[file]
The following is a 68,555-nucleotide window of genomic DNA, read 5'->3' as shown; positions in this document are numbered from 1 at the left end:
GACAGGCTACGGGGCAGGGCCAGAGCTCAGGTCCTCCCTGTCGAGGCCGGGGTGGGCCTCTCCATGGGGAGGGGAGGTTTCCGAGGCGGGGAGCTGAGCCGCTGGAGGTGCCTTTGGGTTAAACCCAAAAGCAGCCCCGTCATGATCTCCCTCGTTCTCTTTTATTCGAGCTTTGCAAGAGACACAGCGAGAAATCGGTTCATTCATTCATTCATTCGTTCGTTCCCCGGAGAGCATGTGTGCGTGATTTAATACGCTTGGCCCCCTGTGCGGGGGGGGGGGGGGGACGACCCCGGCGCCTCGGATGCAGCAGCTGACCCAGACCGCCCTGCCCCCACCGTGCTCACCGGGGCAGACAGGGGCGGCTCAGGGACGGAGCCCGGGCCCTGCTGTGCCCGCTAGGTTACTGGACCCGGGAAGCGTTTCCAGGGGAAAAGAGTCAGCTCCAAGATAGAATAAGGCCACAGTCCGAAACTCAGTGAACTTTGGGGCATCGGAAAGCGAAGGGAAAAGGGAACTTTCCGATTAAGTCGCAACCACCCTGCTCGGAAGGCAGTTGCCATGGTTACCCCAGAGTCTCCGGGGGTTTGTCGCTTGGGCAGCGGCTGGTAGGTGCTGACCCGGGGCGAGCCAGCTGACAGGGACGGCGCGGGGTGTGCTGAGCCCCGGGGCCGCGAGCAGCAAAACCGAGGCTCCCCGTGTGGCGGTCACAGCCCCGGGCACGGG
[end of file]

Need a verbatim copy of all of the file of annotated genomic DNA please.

The following is a 68,555-nucleotide window of genomic DNA, read 5'->3' as shown; positions in this document are numbered from 1 at the left end:
GACAGGCTACGGGGCAGGGCCAGAGCTCAGGTCCTCCCTGTCGAGGCCGGGGTGGGCCTCTCCATGGGGAGGGGAGGTTTCCGAGGCGGGGAGCTGAGCCGCTGGAGGTGCCTTTGGGTTAAACCCAAAAGCAGCCCCGTCATGATCTCCCTCGTTCTCTTTTATTCGAGCTTTGCAAGAGACACAGCGAGAAATCGGTTCATTCATTCATTCATTCGTTCGTTCCCCGGAGAGCATGTGTGCGTGATTTAATACGCTTGGCCCCCTGTGCGGGGGGGGGGGGGGGACGACCCCGGCGCCTCGGATGCAGCAGCTGACCCAGACCGCCCTGCCCCCACCGTGCTCACCGGGGCAGACAGGGGCGGCTCAGGGACGGAGCCCGGGCCCTGCTGTGCCCGCTAGGTTACTGGACCCGGGAAGCGTTTCCAGGGGAAAAGAGTCAGCTCCAAGATAGAATAAGGCCACAGTCCGAAACTCAGTGAACTTTGGGGCATCGGAAAGCGAAGGGAAAAGGGAACTTTCCGATTAAGTCGCAACCACCCTGCTCGGAAGGCAGTTGCCATGGTTACCCCAGAGTCTCCGGGGGTTTGTCGCTTGGGCAGCGGCTGGTAGGTGCTGACCCGGGGCGAGCCAGCTGACAGGGACGGCGCGGGGTGTGCTGAGCCCCGGGGCCGCGAGCAGCAAAACCGAGGCTCCCCGTGTGGCGGTCACAGCCCCGGGCACGGG